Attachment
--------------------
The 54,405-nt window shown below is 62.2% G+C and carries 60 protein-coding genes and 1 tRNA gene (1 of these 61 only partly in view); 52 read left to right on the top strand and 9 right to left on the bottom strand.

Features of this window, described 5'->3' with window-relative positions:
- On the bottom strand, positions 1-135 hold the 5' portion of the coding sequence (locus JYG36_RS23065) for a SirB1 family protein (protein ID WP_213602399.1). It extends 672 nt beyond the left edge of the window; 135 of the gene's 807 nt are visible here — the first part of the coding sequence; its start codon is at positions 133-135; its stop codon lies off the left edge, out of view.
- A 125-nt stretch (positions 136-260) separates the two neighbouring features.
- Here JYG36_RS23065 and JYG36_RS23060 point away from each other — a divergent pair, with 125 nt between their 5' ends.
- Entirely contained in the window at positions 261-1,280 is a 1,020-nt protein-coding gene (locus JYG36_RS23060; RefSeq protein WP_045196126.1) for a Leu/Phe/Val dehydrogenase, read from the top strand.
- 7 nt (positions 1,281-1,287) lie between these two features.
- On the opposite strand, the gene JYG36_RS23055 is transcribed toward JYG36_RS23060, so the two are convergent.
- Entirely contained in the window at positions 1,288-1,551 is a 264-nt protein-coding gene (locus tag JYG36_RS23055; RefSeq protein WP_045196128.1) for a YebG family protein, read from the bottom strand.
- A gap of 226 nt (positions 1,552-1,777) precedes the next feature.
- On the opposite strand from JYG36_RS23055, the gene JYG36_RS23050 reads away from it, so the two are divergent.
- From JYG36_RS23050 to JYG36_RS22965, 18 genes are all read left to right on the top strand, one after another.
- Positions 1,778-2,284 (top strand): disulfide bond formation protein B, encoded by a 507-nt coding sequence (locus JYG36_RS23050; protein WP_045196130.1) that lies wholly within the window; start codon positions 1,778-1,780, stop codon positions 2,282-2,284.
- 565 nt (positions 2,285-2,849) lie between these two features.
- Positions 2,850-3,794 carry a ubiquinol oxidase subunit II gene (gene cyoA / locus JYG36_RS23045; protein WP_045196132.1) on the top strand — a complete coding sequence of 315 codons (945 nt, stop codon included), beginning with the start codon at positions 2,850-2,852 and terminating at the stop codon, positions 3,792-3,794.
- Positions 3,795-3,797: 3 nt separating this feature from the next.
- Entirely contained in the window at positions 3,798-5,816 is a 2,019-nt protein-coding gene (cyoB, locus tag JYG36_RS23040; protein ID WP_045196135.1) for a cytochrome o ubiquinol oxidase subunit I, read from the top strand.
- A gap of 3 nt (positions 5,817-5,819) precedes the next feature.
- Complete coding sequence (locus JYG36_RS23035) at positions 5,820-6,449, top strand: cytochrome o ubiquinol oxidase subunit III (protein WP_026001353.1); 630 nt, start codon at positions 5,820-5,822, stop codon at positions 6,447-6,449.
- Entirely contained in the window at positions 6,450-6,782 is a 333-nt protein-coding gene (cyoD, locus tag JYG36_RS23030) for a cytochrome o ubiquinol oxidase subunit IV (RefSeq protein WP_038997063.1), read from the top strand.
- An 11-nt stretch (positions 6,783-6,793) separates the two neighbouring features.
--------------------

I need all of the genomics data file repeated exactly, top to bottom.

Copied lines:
The 54,405-nt window shown below is 62.2% G+C and carries 60 protein-coding genes and 1 tRNA gene (1 of these 61 only partly in view); 52 read left to right on the top strand and 9 right to left on the bottom strand.

Features of this window, described 5'->3' with window-relative positions:
- On the bottom strand, positions 1-135 hold the 5' portion of the coding sequence (locus JYG36_RS23065) for a SirB1 family protein (protein ID WP_213602399.1). It extends 672 nt beyond the left edge of the window; 135 of the gene's 807 nt are visible here — the first part of the coding sequence; its start codon is at positions 133-135; its stop codon lies off the left edge, out of view.
- A 125-nt stretch (positions 136-260) separates the two neighbouring features.
- Here JYG36_RS23065 and JYG36_RS23060 point away from each other — a divergent pair, with 125 nt between their 5' ends.
- Entirely contained in the window at positions 261-1,280 is a 1,020-nt protein-coding gene (locus JYG36_RS23060; RefSeq protein WP_045196126.1) for a Leu/Phe/Val dehydrogenase, read from the top strand.
- 7 nt (positions 1,281-1,287) lie between these two features.
- On the opposite strand, the gene JYG36_RS23055 is transcribed toward JYG36_RS23060, so the two are convergent.
- Entirely contained in the window at positions 1,288-1,551 is a 264-nt protein-coding gene (locus tag JYG36_RS23055; RefSeq protein WP_045196128.1) for a YebG family protein, read from the bottom strand.
- A gap of 226 nt (positions 1,552-1,777) precedes the next feature.
- On the opposite strand from JYG36_RS23055, the gene JYG36_RS23050 reads away from it, so the two are divergent.
- From JYG36_RS23050 to JYG36_RS22965, 18 genes are all read left to right on the top strand, one after another.
- Positions 1,778-2,284 (top strand): disulfide bond formation protein B, encoded by a 507-nt coding sequence (locus JYG36_RS23050; protein WP_045196130.1) that lies wholly within the window; start codon positions 1,778-1,780, stop codon positions 2,282-2,284.
- 565 nt (positions 2,285-2,849) lie between these two features.
- Positions 2,850-3,794 carry a ubiquinol oxidase subunit II gene (gene cyoA / locus JYG36_RS23045; protein WP_045196132.1) on the top strand — a complete coding sequence of 315 codons (945 nt, stop codon included), beginning with the start codon at positions 2,850-2,852 and terminating at the stop codon, positions 3,792-3,794.
- Positions 3,795-3,797: 3 nt separating this feature from the next.
- Entirely contained in the window at positions 3,798-5,816 is a 2,019-nt protein-coding gene (cyoB, locus tag JYG36_RS23040; protein ID WP_045196135.1) for a cytochrome o ubiquinol oxidase subunit I, read from the top strand.
- A gap of 3 nt (positions 5,817-5,819) precedes the next feature.
- Complete coding sequence (locus JYG36_RS23035) at positions 5,820-6,449, top strand: cytochrome o ubiquinol oxidase subunit III (protein WP_026001353.1); 630 nt, start codon at positions 5,820-5,822, stop codon at positions 6,447-6,449.
- Entirely contained in the window at positions 6,450-6,782 is a 333-nt protein-coding gene (cyoD, locus tag JYG36_RS23030) for a cytochrome o ubiquinol oxidase subunit IV (RefSeq protein WP_038997063.1), read from the top strand.
- An 11-nt stretch (positions 6,783-6,793) separates the two neighbouring features.